Objective: The validity of the Cognitive Performance Scale (CPS) embedded in the Resident Assessment Instrument-Mental Health (RAI-MH) was evaluated among adult psychiatric inpatients.
Methods: The CPS is a brief measure of cognitive performance, with scores ranging from 0 (intact) to 6 (very severe impairment). The CPS scores were compared with the Mini-Mental State Examination (MMSE) and the Montreal Cognitive Assessment (MoCA) scores for 215 adult psychiatric inpatients.
Results: The CPS scores were significantly correlated with MMSE scores (r = -0.69, P < 0.001) and MoCA scores (r = -0.69, P < 0.001). Higher scores on the CPS were associated with greater functional impairment, older age, and a greater prevalence of dementia diagnoses than lower CPS scores.
Conclusions: Pilot data show the CPS is a valid screening measure of cognitive performance among adult psychiatric inpatients. Additional research is needed to replicate our study using a larger sample with more diverse mental health conditions.
Can J Psychiatry. 2010;55(11):736-740.
* The CPS is a brief measure for screening for impaired cognitive performance among adult mental health inpatients.
* The CPS can be combined with other RAI-MH information, including symptoms, functioning, behaviours, substance use, and resource use.
* The CPS is available for every adult mental health inpatient in Ontario and wherever the RAI-MH is used.
* Our study used a retrospective convenience sample where MMSE and MoCA assessments were not available for all patients.
* The sample lacked patients with schizophrenia or other psychosis diagnoses.
* Sensitivity to change analyses could not be assessed.
Key Words. interresident assessment instrument-mental health, cognition, validation
Abbreviations used in this article
ADL-H activities of daily living hierarchy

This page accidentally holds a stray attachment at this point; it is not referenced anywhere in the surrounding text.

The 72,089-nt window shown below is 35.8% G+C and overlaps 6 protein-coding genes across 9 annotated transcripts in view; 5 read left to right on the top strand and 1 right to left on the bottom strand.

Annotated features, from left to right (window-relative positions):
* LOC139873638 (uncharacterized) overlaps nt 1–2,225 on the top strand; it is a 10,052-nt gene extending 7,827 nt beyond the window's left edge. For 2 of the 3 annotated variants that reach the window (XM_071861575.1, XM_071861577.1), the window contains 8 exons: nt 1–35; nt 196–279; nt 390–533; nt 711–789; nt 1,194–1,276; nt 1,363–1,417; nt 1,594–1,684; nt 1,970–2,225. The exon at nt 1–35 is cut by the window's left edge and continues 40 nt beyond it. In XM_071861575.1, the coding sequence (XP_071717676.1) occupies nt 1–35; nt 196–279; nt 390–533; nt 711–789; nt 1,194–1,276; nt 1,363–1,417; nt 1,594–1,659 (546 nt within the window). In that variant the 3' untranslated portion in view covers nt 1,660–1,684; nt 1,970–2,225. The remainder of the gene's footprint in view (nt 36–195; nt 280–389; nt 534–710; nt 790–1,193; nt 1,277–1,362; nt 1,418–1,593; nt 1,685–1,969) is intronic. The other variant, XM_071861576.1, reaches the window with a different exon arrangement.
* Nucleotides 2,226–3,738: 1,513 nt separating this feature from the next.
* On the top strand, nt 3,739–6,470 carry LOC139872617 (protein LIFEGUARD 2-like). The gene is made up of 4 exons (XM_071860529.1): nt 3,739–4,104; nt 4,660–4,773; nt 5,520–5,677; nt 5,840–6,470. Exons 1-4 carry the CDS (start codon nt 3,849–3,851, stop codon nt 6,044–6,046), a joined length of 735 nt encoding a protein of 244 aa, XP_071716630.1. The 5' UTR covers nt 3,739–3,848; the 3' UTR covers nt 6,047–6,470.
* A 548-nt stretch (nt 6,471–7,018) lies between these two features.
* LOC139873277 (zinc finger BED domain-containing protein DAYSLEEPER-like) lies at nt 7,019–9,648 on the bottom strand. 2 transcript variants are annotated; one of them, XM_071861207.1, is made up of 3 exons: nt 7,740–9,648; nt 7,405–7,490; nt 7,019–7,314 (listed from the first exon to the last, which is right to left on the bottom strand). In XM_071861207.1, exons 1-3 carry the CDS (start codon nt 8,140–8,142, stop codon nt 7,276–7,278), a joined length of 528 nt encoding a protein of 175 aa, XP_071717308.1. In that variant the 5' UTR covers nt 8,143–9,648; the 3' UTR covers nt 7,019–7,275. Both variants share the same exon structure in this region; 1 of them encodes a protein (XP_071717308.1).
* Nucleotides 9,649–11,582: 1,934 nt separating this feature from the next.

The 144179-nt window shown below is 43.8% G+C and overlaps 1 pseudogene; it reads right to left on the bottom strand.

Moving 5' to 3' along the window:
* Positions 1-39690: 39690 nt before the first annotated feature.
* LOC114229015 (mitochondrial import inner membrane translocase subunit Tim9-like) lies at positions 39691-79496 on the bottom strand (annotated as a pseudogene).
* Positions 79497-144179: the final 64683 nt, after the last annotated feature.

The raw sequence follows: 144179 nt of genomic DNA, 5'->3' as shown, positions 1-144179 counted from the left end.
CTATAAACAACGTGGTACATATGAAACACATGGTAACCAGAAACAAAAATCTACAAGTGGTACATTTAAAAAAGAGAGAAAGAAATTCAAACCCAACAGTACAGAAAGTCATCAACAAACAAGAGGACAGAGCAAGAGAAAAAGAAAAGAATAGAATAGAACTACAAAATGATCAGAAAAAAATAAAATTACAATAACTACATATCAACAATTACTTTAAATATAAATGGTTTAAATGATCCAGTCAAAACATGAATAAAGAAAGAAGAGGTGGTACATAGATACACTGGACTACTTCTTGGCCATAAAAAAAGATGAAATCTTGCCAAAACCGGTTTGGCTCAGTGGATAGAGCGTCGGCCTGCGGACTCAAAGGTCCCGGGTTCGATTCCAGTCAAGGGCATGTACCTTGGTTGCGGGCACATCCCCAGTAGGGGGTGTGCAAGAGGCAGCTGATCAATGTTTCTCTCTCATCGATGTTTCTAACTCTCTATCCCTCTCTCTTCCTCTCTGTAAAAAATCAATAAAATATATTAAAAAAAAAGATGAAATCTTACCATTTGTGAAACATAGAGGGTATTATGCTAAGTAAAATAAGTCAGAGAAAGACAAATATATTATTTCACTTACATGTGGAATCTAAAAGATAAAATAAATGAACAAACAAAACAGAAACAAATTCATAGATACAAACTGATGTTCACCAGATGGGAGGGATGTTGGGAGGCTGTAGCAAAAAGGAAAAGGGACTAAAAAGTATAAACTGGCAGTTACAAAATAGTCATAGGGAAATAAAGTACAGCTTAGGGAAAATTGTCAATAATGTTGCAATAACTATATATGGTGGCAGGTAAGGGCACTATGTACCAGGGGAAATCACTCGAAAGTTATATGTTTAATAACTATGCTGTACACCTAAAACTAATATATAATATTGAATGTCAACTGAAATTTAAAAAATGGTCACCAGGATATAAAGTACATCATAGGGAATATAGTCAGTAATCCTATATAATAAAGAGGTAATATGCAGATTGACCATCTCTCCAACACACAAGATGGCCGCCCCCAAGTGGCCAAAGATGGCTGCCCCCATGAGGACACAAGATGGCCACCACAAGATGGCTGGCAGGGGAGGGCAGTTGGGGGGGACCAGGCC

CPS Cognitive Performance Scale
MMSE Mini-Mental State Examination
MoCA Montreal Cognitive Assessment
RAI-MH Resident Assessment Instrument-Mental Health
Cognitive impairment is a common condition associated with various mental illnesses that can challenge treatment efficacy.' Brief screening measures are needed for mental health care to identify people with cognitive deficits in need of more in-depth assessment and intervention.2
The RAI-MH includes a brief measure of cognitive performance, the CPS. The RAI-MH is part of a suite of assessment systems for use in various health sectors,3 is mandated for use in inpatient psychiatric beds in Ontario, and is used internationally. The RAI-MH includes care planning, outcome measurement, quality measurement, and resource allocation applications.
The CPS has never been evaluated among psychiatric inpatients and, given the widespread use of the RAI-MH, may be a valuable screening tool for cognitive performance. The CPS, originally developed based on the nursing home equivalent of the RAI-MH, has been found to significantly correlate with the MMSE and to strongly predict cognitive impairment among nursing home residents.4"6 Our study examines the validity of the CPS by comparing it with 2 commonly used cognitive assessments, the MMSE and the MoCA.
Data were collected from a retrospective review of 1476 charts of patients discharged between June 1, 2006, and May 3 1 , 2009, from an adult inpatient mental health and addictions hospital in Guelph, Ontario. All patients consented to the use of their health information collected over the coui'se of treatment for evaluation and research purposes. Patient data were included if a RAI-MH and MMSE and (or) MoCA were completed within 7 days of admission. Among the 1476 eligible charts reviewed, 157 patients with MMSEs and 77 with MoCAs were linked to the RAI-MH (n = 227).
About one-half of the patients were female (50. …